PCC: 'I will keep fighting' over protection for revenge porn victims

A third of all victims of so-called revenge porn drop allegations against former partners.

Jun 14, 2018
By Serena Lander
PCC Mulligan and Ms Richards-Shaw

Figures obtained from a BBC freedom of information request show that 2,813 out of 7,806 victims chose not to support a prosecution.

Revenge porn – the publication of explicit material portraying someone who has not consented for the image or video to be shared – became a criminal offence under the Criminal Justice and Courts Act 2015. Perpetrators can receive up to two years imprisonment in England and Wales, and up to five years in Scotland.

The current legislation means that revenge porn victims are unique in that they are not protected by anonymity like other victims of sexual assault, and that media outlets are able to identify victims.

North Yorkshire police and crime commissioner Julia Mulligan launched a petition in 2016 to grant victims anonymity to improve conviction rates. She also wrote to the then Justice Secretary to urge a change in the law.

Ms Mulligan partnered with victim Keeley Richards-Shaw to call for an urgent review of legislation to ensure that victims do not go through excessive suffering and distress.

The petition currently has over 15,500 signatures.

The campaign – promoted with the hashtag #NoMoreNaming – hopes to improve conviction rates by closing the legal loophole.

A Ministry of Justice spokesperson said: “Revenge porn is an awful abuse of trust which leaves victims feeling humiliated and degraded. By making it a specific offence we sent a clear message that it will not be tolerated, and there have now been almost 300 convictions.

“We are committed to supporting and protecting victims. We have no current plans to extend automatic anonymity to victims of the offence, but we keep the law under constant review.”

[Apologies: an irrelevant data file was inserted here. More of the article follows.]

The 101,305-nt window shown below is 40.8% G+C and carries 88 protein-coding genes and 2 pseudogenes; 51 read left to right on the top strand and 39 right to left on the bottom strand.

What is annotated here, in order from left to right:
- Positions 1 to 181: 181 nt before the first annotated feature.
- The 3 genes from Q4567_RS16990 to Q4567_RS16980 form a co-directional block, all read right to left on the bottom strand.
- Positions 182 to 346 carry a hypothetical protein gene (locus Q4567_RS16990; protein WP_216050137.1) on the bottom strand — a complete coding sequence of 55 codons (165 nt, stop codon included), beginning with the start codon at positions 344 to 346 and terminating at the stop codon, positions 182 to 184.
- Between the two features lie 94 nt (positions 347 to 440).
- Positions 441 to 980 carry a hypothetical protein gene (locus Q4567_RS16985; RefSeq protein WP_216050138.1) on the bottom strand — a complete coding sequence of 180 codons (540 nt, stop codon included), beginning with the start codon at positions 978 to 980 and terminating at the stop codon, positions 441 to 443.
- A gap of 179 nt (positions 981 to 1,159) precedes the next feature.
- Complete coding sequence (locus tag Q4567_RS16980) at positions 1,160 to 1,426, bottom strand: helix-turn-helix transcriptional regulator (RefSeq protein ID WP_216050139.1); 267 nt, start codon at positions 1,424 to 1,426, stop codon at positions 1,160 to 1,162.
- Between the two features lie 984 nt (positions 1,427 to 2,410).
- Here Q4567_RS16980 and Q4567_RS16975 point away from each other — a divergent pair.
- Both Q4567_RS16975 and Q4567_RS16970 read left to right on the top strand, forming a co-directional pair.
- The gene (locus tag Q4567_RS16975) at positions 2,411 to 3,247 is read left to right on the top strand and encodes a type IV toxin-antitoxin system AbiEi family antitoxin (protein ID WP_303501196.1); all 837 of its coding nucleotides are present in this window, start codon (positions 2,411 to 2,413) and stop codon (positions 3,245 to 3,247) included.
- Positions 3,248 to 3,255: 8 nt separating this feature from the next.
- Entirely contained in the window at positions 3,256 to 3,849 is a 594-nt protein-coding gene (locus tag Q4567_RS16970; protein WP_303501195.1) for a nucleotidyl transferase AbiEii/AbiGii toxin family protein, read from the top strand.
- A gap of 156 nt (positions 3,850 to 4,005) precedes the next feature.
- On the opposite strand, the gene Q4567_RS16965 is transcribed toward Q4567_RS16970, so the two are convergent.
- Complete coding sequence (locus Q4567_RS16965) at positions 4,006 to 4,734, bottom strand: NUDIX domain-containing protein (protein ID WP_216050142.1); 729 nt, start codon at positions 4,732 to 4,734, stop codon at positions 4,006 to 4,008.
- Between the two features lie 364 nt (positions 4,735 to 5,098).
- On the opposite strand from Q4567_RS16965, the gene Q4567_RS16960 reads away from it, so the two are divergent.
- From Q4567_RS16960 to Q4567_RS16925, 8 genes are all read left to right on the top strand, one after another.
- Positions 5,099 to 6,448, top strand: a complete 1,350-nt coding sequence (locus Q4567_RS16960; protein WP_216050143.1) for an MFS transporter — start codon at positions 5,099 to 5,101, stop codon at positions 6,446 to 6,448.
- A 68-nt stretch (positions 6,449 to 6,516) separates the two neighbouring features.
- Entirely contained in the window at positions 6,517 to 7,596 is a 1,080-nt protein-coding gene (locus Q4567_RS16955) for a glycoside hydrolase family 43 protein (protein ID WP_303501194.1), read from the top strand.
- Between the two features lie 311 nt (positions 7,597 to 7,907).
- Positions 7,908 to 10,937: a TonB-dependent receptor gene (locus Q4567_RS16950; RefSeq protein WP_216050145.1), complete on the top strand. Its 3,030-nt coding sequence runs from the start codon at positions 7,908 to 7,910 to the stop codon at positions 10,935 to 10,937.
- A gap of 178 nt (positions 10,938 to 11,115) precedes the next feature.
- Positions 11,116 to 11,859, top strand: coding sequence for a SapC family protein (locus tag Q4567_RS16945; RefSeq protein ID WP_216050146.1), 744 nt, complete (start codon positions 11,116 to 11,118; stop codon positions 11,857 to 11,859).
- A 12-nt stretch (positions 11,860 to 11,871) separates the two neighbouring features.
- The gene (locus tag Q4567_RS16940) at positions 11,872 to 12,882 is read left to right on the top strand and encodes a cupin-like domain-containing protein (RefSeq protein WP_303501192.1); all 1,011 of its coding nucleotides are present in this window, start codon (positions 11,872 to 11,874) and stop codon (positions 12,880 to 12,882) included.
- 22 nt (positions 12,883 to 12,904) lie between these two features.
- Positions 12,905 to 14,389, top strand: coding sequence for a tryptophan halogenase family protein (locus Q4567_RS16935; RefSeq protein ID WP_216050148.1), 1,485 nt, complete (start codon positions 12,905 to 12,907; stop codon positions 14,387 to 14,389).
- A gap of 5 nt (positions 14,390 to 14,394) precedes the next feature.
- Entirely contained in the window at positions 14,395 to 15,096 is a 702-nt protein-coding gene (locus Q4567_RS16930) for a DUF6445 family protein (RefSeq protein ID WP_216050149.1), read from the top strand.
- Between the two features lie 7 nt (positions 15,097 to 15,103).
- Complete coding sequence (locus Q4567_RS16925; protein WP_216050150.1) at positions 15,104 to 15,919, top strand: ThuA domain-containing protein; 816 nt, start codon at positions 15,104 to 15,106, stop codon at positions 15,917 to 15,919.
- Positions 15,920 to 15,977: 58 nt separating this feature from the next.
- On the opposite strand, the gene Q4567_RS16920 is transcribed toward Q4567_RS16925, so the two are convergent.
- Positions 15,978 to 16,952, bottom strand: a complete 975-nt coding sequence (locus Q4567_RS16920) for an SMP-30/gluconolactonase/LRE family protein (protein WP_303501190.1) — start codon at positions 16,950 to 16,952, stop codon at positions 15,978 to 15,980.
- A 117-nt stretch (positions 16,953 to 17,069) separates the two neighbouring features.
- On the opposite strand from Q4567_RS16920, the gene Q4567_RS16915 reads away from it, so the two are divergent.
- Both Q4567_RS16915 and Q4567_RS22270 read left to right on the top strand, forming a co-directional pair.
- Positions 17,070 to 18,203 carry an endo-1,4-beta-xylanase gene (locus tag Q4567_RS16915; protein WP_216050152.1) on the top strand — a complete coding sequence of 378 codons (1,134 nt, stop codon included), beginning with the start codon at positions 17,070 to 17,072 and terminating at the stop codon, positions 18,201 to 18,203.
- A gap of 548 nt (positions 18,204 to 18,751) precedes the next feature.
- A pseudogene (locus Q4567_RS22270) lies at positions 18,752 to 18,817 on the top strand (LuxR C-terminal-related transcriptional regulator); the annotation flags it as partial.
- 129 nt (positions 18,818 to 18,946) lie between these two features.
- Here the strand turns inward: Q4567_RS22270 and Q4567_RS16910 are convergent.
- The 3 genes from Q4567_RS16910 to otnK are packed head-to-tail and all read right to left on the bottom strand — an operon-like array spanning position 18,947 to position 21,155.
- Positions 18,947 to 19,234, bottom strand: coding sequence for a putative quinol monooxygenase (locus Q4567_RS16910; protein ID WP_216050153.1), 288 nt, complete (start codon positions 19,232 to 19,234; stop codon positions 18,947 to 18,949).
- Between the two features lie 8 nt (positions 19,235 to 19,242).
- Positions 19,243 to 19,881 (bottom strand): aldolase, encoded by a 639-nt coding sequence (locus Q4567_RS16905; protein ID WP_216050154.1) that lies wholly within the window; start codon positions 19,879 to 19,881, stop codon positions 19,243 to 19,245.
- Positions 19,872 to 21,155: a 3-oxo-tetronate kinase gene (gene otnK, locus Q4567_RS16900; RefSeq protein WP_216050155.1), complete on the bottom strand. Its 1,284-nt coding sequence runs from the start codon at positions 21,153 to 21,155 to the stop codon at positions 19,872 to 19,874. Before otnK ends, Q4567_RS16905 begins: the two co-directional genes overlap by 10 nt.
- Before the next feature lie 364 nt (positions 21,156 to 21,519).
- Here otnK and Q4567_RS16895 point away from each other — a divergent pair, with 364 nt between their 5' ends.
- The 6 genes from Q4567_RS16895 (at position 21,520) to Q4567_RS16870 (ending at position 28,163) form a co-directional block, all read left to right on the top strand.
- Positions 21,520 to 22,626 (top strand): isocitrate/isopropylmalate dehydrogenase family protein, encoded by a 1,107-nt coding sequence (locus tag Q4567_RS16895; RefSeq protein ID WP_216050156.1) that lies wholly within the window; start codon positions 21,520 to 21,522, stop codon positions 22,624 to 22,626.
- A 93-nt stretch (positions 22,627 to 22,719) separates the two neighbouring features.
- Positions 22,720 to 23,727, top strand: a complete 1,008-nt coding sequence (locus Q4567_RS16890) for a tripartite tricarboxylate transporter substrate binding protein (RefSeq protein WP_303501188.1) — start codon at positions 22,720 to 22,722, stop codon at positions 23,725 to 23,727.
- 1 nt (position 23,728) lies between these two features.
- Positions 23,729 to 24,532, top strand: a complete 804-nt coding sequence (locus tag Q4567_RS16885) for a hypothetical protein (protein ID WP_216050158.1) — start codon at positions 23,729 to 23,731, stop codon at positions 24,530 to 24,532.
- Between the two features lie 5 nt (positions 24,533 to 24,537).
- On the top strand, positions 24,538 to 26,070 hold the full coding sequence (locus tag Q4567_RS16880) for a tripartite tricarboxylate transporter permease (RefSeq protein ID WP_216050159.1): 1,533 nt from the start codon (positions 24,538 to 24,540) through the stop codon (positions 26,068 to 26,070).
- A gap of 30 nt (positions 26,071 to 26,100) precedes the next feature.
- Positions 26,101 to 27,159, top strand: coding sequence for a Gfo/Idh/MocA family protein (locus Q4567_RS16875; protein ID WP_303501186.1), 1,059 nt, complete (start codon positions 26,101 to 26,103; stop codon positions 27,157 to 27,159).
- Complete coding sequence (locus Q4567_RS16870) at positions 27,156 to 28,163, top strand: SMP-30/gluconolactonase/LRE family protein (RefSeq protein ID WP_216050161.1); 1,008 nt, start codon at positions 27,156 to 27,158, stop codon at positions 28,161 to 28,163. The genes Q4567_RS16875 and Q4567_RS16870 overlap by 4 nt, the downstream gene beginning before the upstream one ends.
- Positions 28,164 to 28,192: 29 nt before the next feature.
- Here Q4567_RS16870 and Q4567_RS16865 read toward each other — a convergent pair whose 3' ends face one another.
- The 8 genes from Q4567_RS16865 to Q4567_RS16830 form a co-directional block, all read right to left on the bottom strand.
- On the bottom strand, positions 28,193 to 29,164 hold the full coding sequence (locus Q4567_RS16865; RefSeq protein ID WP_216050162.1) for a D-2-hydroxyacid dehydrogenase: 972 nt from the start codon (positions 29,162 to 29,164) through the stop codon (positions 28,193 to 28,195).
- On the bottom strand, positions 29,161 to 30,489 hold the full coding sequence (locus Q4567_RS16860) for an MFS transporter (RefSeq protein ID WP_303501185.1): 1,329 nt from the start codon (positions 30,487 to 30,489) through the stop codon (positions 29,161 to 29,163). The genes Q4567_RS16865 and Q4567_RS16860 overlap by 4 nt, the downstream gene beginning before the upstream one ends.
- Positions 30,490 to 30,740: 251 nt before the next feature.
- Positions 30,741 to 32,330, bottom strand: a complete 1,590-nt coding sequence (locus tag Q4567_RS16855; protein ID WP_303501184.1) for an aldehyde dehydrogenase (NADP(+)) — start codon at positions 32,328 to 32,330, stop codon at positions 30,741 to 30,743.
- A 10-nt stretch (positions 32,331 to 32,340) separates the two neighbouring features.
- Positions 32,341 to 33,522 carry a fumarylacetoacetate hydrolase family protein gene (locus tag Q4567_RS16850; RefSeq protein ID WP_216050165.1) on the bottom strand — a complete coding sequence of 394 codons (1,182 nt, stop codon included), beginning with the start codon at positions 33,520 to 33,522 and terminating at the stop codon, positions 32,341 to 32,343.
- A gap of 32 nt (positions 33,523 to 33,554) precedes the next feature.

Mrs Mulligan said: “I have been pressing for a change to the law for two years now, and will keep going until I see the changes I know victims need. It cannot be right that victims can be prevented coming forwards because they fear being publicly named, and having no protection from the media should their case go to court. Victims have to be better protected.

“To build a stronger evidence base for changing the law, I will be launching a survey targeted at revenge porn victims in the coming weeks. I hope this will prove once and for all that the law as it stands is letting down victims.

“It’s wrong that victims of this very personal and distressing crime are being violated all over again by their stories being played out online and in the media.

“Keeley has lived through this devastating experience and knows better than anyone the pain it can cause. I’m deeply impressed by her bravery in coming forward to talk publicly about her experiences and I am pleased to be able to stand shoulder to shoulder with her in calling on the Government to introduce measures that protect victims’ anonymity.”

Ms Richards-Shaw said: “Reliving my experiences through the court process was bad enough but when my name was splashed across the national media, I was totally distraught. I hadn’t even told my own brother about what I had gone through. So I felt humiliated when people were ringing my parents and telling them they had seen my story on the internet.

“I regard myself as a very private person. But while I lost my right to privacy over what happened to me, I am determined to raise the issue as much as I can to ensure that victims of this sort of crime are not publicly named in the future. I regard the campaign as a fight for fairness and decent treatment of revenge porn victims.”

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